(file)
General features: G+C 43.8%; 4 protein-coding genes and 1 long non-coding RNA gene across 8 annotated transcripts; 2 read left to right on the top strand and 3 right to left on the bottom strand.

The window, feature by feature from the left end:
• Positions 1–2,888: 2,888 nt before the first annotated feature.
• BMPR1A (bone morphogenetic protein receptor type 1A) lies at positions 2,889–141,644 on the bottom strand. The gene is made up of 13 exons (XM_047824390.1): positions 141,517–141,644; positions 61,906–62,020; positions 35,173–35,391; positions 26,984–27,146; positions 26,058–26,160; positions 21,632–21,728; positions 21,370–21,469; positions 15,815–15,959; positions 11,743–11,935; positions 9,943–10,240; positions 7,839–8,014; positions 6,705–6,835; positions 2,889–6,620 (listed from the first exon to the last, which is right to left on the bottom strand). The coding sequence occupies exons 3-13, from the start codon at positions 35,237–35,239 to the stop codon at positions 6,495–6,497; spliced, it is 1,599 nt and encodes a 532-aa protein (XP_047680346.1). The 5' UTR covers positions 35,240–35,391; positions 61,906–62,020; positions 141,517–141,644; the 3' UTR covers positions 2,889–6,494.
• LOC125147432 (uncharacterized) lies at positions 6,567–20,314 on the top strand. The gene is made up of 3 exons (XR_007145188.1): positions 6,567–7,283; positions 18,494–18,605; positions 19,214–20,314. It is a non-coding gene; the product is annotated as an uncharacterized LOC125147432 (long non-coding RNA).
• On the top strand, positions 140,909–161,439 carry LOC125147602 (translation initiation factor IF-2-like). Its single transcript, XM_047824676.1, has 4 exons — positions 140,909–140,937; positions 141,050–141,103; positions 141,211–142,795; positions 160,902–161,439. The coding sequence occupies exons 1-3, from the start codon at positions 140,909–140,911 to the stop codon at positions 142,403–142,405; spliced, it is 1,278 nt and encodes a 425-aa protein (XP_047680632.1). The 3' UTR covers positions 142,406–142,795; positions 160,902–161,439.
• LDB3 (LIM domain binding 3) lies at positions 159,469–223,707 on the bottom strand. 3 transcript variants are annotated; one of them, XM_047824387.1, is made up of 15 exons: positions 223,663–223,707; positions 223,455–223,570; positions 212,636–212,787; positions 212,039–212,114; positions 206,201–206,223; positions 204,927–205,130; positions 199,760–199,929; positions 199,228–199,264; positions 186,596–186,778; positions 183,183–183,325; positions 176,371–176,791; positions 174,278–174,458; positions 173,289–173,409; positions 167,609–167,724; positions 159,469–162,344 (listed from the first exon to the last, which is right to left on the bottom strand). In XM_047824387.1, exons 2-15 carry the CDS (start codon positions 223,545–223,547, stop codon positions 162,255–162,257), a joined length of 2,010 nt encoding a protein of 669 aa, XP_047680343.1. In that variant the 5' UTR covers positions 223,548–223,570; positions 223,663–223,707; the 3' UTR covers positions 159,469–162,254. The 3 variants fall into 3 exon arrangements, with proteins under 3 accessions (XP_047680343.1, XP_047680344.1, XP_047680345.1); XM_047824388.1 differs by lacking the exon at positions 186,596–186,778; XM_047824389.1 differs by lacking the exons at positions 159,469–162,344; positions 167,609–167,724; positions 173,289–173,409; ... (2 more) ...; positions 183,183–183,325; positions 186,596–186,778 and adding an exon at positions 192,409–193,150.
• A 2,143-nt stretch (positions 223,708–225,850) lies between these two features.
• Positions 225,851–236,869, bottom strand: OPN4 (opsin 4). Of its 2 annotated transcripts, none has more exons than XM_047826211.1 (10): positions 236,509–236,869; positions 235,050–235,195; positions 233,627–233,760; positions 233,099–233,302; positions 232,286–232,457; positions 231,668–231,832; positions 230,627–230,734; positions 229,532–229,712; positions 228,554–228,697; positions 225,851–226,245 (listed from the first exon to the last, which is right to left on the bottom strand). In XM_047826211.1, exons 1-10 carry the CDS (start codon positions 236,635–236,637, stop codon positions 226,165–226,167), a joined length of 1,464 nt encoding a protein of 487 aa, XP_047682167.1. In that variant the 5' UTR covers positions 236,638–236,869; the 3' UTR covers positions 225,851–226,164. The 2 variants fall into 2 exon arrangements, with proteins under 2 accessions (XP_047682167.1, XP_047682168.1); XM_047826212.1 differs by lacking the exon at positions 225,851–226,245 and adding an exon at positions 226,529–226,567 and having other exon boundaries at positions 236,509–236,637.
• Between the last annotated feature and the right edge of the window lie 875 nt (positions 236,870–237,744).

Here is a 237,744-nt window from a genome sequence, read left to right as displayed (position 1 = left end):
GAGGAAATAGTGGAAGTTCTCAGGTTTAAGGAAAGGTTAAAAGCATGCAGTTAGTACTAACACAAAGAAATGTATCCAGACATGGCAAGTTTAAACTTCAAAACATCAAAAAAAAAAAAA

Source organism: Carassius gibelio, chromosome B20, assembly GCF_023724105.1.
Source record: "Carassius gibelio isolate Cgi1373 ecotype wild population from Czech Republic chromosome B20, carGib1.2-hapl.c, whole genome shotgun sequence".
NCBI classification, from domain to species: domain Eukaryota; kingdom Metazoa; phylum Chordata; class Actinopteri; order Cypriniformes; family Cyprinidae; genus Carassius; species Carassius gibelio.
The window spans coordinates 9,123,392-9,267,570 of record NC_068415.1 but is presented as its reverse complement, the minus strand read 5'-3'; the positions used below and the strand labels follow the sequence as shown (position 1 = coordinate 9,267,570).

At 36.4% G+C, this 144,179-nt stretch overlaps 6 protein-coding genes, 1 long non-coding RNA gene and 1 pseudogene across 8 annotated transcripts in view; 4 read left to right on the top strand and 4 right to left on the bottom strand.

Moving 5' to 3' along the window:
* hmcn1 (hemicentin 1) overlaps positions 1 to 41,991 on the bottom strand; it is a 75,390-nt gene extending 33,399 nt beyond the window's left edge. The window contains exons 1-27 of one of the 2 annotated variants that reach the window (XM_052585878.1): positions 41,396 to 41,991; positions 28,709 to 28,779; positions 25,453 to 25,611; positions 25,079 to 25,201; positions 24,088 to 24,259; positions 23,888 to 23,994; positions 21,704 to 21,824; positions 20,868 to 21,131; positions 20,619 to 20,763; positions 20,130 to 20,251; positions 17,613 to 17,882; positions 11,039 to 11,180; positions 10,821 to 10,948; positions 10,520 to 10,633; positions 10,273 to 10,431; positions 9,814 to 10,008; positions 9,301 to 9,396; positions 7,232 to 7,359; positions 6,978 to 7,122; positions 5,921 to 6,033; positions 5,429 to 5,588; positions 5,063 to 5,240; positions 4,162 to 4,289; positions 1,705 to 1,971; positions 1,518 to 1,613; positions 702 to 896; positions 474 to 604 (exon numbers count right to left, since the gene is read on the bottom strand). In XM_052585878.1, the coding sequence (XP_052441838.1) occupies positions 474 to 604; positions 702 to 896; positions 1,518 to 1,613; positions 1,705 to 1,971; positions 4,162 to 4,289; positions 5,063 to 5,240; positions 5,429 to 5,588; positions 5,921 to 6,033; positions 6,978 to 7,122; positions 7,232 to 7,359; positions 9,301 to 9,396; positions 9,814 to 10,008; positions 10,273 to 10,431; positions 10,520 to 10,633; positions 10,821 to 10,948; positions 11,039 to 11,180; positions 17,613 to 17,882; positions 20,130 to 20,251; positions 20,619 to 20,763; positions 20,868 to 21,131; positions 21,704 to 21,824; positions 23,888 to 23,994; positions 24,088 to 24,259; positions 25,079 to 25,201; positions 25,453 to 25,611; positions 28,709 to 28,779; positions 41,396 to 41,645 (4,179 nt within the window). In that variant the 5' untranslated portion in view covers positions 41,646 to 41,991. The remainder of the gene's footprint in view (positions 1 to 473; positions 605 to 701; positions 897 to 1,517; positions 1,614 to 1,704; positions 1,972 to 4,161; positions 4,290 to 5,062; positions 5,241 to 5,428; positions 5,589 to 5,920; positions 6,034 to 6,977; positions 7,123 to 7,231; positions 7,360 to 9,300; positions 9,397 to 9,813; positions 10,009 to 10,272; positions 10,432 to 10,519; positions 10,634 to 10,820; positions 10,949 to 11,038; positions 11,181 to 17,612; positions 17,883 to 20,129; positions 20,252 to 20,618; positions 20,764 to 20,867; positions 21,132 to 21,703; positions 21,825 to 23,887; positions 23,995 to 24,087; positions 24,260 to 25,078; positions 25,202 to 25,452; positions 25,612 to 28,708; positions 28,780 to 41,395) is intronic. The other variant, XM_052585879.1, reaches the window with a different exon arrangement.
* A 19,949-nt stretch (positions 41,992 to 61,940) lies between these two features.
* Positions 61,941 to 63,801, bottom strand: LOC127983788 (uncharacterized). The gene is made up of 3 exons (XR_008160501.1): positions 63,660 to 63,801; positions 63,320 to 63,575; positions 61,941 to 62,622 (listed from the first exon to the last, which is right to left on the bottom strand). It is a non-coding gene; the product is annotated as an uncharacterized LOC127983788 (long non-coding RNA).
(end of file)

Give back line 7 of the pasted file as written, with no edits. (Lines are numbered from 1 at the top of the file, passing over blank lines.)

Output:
• LDB3 (LIM domain binding 3) lies at positions 159,469–223,707 on the bottom strand. 3 transcript variants are annotated; one of them, XM_047824387.1, is made up of 15 exons: positions 223,663–223,707; positions 223,455–223,570; positions 212,636–212,787; positions 212,039–212,114; positions 206,201–206,223; positions 204,927–205,130; positions 199,760–199,929; positions 199,228–199,264; positions 186,596–186,778; positions 183,183–183,325; positions 176,371–176,791; positions 174,278–174,458; positions 173,289–173,409; positions 167,609–167,724; positions 159,469–162,344 (listed from the first exon to the last, which is right to left on the bottom strand). In XM_047824387.1, exons 2-15 carry the CDS (start codon positions 223,545–223,547, stop codon positions 162,255–162,257), a joined length of 2,010 nt encoding a protein of 669 aa, XP_047680343.1. In that variant the 5' UTR covers positions 223,548–223,570; positions 223,663–223,707; the 3' UTR covers positions 159,469–162,254. The 3 variants fall into 3 exon arrangements, with proteins under 3 accessions (XP_047680343.1, XP_047680344.1, XP_047680345.1); XM_047824388.1 differs by lacking the exon at positions 186,596–186,778; XM_047824389.1 differs by lacking the exons at positions 159,469–162,344; positions 167,609–167,724; positions 173,289–173,409; ... (2 more) ...; positions 183,183–183,325; positions 186,596–186,778 and adding an exon at positions 192,409–193,150.